8. Announce the amount of time they have to design and build (1 hour recommended). 
  9. Use a timer or an on-line stopwatch (count down feature) to ensure you keep on time. (www.online-stopwatch.com/full-screen-stopwatch). Give students regular “time checks” so they stay on task. If they are struggling, ask questions that will lead them to a solution quicker. 
  10. Students meet and develop a plan for their watermill. They agree on materials they will need, write/draw their plan, and present their plan to the class. Teams may trade unlimited materials with other teams to develop their ideal parts list.
  11. Teams build their designs. 
  12. Test the watermill designs by placing the design in a basin of water and pouring water over the watermill for 3 minutes. 
  13. Teams should document how many times their watermill rotated during the 3 minutes and the condition of their watermill after the testing. 
  14. As a class, discuss the student reflection questions.
  15. For more content on the topic, see the “Digging Deeper” section.

Variation for Older Students

Consider having older students create a gear system to lift an object using the energy from the wheel. This can be executed with spools of thread glued to the end of a stick, with rubber bands and perhaps string. Challenge students to lift a weight using the water power.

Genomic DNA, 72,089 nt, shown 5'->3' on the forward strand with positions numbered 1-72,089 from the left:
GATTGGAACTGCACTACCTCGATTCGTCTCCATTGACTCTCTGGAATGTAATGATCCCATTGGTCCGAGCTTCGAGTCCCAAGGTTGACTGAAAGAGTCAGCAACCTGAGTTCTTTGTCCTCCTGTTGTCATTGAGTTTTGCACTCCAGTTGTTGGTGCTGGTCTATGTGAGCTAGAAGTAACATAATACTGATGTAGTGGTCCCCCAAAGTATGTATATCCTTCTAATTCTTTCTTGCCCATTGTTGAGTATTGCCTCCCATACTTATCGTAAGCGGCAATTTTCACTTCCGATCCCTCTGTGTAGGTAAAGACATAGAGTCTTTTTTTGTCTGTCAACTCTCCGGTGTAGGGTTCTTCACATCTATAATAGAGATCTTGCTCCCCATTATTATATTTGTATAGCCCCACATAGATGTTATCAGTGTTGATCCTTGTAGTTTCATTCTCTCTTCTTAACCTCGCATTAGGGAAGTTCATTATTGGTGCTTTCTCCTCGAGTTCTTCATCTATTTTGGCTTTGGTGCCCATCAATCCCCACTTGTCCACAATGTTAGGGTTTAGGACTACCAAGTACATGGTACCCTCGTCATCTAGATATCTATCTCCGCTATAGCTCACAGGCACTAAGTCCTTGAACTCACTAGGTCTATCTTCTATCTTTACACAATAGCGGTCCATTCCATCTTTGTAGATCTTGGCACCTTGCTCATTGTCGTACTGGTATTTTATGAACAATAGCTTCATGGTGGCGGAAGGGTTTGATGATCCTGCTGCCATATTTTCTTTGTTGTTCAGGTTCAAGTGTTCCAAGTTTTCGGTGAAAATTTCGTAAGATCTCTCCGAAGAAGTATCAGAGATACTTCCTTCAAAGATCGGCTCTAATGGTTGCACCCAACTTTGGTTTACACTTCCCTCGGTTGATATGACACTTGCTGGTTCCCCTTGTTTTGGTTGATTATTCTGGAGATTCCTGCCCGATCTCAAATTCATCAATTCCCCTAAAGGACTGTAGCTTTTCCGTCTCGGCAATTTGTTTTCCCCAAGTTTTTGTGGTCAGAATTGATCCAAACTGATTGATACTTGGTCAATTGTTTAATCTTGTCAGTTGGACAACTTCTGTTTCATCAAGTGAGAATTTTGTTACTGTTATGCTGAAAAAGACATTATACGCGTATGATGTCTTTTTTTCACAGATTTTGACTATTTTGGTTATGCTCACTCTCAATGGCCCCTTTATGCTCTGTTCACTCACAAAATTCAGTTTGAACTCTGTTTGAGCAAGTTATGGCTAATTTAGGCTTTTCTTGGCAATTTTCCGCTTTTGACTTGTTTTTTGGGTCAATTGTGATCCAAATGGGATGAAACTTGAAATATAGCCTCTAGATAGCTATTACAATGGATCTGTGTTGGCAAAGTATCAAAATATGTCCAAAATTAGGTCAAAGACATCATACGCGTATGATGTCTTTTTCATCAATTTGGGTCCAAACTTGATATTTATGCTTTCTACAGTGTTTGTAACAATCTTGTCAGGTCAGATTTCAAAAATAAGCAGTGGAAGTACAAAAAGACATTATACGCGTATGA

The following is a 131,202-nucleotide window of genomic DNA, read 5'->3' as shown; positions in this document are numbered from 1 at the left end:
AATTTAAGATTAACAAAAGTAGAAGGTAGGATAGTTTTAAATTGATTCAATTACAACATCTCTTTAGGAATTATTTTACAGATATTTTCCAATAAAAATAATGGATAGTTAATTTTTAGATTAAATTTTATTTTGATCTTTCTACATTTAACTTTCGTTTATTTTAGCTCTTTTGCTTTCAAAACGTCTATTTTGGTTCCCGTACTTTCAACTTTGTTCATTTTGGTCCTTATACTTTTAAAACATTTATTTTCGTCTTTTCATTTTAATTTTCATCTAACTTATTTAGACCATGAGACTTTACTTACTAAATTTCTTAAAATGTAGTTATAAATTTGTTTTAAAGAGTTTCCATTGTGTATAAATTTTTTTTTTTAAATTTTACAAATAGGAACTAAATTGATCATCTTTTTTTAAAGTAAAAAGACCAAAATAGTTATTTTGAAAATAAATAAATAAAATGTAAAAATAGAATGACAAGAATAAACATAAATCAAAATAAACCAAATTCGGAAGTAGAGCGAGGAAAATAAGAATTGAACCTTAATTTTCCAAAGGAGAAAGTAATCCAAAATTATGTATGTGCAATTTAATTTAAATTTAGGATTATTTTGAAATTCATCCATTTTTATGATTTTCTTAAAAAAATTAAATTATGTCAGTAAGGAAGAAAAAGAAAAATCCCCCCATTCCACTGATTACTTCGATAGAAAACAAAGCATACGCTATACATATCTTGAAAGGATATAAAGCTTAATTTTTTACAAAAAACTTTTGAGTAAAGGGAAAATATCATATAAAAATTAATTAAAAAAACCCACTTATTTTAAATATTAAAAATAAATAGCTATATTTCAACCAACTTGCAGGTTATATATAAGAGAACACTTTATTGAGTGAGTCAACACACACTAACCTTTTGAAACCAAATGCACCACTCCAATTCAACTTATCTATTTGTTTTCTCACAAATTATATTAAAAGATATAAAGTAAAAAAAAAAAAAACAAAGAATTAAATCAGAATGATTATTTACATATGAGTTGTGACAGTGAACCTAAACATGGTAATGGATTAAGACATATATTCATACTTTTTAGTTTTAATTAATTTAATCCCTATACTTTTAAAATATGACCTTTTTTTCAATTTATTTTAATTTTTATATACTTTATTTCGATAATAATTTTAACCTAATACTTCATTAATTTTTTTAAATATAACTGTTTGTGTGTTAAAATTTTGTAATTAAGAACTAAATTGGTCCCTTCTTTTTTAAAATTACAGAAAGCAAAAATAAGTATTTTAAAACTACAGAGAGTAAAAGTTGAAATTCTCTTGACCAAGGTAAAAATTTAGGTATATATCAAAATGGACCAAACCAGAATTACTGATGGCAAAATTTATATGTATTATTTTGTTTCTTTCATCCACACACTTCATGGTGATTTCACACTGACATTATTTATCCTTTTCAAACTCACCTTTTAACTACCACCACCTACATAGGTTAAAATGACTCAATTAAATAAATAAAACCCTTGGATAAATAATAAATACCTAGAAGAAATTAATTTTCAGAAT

Student Reflection (engineering notebook)

  1. Did you succeed in creating a watermill that operated for three minutes?  If not, why did it fail?
  2. Did you decide to revise your original design or request additional materials while in the construction phase?  Why?
  3. Did you negotiate any material trades with other teams?  How did that process work for you?
  4. If you could have had access to materials that were different than those provided, what would your team have requested?  Why?
  5. Do you think that engineers have to adapt their original plans during the construction of systems or products?  Why might they?
  6. If you had to do it all over again, how would your planned design change?  Why?
  7. What designs or methods did you see other teams try that you thought worked well?
  8. Do you think you would have been able to complete this project easier if you were working alone?  Explain…
  9. What drawbacks does the watermill have as a reliable source of power?
  10. What advantages does the watermill have as a renewable source of power?

Time Modification